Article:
So, can we see what you did?
Can you use it as a scratchboard surface too? Can you scratch away to
white and maybe play with texture too?
816 Valerie Dr.
Raleigh, NC 27606
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Linda Feltner wrote:
> Hi All:
> I just completed a watercolor painting on the Ampersand Aquabord. A
> half-sheet was given to me from a friend to try out. Apparently it has
> a clay surface on a masonite base, and it's stamped Claybord Textured
> on the back. Now after doing the painting, I'm reading more about the
> marketing lingo.
> >From the first, I noted that it takes the pigment gently from the
> brush, and it does allow a familiar wet and wet technique to mingle
> colors. It's not quite like cold press, in that it will leave harder
> edges. But it's not quite as hard as hot press. Any unwanted edges can
> be very easily picked up, or blended away. It has a slight tendency to
> pool up within a stroke. The pigment does have a remarkable ability to
> be picked up. With cold press watercolor paper, it takes several
> strokes with a thirsty brush to pick up granular pigment (vs. staining
> pigment). With this product, it comes up in one stroke. The absorbency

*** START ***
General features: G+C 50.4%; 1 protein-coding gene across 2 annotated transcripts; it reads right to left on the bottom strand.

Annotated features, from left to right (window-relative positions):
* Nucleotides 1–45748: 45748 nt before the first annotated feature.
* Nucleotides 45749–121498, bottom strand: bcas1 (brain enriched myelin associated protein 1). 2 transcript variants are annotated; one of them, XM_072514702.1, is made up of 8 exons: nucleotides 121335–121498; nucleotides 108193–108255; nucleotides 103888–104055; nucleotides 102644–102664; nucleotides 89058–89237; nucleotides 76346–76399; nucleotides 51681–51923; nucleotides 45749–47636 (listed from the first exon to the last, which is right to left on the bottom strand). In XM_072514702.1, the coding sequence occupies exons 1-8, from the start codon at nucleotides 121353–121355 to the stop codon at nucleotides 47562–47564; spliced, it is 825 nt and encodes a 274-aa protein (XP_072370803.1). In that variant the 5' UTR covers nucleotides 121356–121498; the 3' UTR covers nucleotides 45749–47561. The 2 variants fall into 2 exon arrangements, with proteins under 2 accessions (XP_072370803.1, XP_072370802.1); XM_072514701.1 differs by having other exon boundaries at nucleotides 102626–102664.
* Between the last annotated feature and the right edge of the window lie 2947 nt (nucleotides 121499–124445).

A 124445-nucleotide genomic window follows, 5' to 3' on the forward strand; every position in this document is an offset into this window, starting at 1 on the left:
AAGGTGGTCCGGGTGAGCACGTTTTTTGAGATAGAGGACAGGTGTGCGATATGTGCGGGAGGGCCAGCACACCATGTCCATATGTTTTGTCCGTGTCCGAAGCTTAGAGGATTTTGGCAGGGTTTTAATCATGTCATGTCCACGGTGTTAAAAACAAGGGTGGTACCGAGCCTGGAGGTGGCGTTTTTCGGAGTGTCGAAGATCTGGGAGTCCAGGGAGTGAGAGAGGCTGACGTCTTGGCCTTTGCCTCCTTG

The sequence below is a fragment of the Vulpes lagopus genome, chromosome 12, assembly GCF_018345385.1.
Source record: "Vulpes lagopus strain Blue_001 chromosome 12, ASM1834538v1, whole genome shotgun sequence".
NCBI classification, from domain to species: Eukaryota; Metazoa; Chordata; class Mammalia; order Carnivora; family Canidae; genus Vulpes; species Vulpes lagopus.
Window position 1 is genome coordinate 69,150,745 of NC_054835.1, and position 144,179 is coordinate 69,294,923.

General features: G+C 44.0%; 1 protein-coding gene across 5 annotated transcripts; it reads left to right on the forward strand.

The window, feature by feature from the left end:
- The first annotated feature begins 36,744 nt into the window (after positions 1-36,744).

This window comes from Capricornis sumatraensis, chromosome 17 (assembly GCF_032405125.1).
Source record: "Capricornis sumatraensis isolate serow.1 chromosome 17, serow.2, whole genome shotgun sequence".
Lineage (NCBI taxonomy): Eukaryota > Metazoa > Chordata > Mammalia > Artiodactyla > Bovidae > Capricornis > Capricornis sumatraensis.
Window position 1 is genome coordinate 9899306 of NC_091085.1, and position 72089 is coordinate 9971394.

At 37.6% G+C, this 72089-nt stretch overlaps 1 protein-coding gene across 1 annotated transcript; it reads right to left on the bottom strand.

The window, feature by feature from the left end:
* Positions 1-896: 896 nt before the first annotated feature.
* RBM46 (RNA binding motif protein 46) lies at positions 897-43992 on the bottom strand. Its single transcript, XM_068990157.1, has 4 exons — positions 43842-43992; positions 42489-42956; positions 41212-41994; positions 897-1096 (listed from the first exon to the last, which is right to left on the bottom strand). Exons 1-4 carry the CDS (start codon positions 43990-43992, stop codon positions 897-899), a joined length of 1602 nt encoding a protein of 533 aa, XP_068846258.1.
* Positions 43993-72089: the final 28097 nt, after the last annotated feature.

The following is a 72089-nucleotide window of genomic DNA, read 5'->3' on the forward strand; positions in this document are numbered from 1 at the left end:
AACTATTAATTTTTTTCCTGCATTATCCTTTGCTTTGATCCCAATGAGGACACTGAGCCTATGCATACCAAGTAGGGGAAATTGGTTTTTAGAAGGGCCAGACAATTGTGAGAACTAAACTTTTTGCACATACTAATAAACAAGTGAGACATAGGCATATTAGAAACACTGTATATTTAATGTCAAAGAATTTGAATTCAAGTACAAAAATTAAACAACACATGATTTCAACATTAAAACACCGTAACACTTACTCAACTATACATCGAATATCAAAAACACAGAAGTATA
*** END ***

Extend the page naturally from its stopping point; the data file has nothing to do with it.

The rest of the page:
> isn't the same as cold press. It will not have those really subtle
> bleeds that fade off to nothing. The technique of waiting till the
> sheen drys off to apply more pigment to a washy wash didn't allow for
> the same blending. However, it does stay moist a long time. It's just
> a bit different. If I waited a bit to apply more pigment, the stroke
> had to be light, so it wouldn't disturb the wet pigment beneath.
> The technique I found successful with this surface and absorbency, was
> a "painterly" one. I left the early background strokes as is, leaving
> them with various hard edges, and the distant hills had a rather
> cloudy look, with the peaks of the texture showing through. Rather
> than go back and try to overpaint the mountains, I found I liked the
> fresh stroke, and it led me to choose this painterly stroke, that
> stayed consistent throughout the picture.
> I used an old round sable brush that has its point long eroded. It's a
> favorite brush of mine to use on tree foliage, it's very blunt, but
> has long hairs to hold a good amount of liquid. So, with daubing the
> longer blunt brush, I achieved what I called this "painterly"
> technique or more Impressionistic technique.
> It does take fine lines, too. The horns and eyes of the pronghorn, and
> the insect in the grass, needed some fine strokes, and the surface
> held this well, even though it has a texture.
> I'll use this surface again, even though I love cold press watercolor
> paper. This has been fun, allowing me to try a technique I haven't
> used in a long time, and stretching my imagination.
> Thought I'd share my thoughts. I hope someone else tries it and lets
> us know what they think.
> Happy Spring, Happy Painting,
> Linda M. Feltner Artist, LLC
> P.O. Box 325
> Hereford, AZ 85615
> (520) 803-0538
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